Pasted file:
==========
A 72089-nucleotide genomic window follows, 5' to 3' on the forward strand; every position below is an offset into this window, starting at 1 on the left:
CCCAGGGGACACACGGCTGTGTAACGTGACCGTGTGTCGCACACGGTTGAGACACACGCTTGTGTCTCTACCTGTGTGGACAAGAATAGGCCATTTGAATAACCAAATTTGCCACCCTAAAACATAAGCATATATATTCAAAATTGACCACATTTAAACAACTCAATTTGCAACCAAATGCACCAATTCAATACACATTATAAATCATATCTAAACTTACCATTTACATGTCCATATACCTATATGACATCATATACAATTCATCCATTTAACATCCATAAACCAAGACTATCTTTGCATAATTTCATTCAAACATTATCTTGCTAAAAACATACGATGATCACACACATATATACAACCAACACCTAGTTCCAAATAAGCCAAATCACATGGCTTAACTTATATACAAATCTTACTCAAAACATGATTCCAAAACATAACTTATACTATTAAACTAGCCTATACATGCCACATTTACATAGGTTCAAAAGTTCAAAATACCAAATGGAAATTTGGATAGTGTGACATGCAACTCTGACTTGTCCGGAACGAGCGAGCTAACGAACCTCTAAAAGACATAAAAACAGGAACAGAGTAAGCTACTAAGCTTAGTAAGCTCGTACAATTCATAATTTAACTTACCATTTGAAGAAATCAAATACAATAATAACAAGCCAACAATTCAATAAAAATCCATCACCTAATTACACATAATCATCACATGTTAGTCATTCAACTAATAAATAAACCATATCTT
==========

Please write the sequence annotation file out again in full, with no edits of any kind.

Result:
A 72089-nucleotide genomic window follows, 5' to 3' on the forward strand; every position below is an offset into this window, starting at 1 on the left:
CCCAGGGGACACACGGCTGTGTAACGTGACCGTGTGTCGCACACGGTTGAGACACACGCTTGTGTCTCTACCTGTGTGGACAAGAATAGGCCATTTGAATAACCAAATTTGCCACCCTAAAACATAAGCATATATATTCAAAATTGACCACATTTAAACAACTCAATTTGCAACCAAATGCACCAATTCAATACACATTATAAATCATATCTAAACTTACCATTTACATGTCCATATACCTATATGACATCATATACAATTCATCCATTTAACATCCATAAACCAAGACTATCTTTGCATAATTTCATTCAAACATTATCTTGCTAAAAACATACGATGATCACACACATATATACAACCAACACCTAGTTCCAAATAAGCCAAATCACATGGCTTAACTTATATACAAATCTTACTCAAAACATGATTCCAAAACATAACTTATACTATTAAACTAGCCTATACATGCCACATTTACATAGGTTCAAAAGTTCAAAATACCAAATGGAAATTTGGATAGTGTGACATGCAACTCTGACTTGTCCGGAACGAGCGAGCTAACGAACCTCTAAAAGACATAAAAACAGGAACAGAGTAAGCTACTAAGCTTAGTAAGCTCGTACAATTCATAATTTAACTTACCATTTGAAGAAATCAAATACAATAATAACAAGCCAACAATTCAATAAAAATCCATCACCTAATTACACATAATCATCACATGTTAGTCATTCAACTAATAAATAAACCATATCTT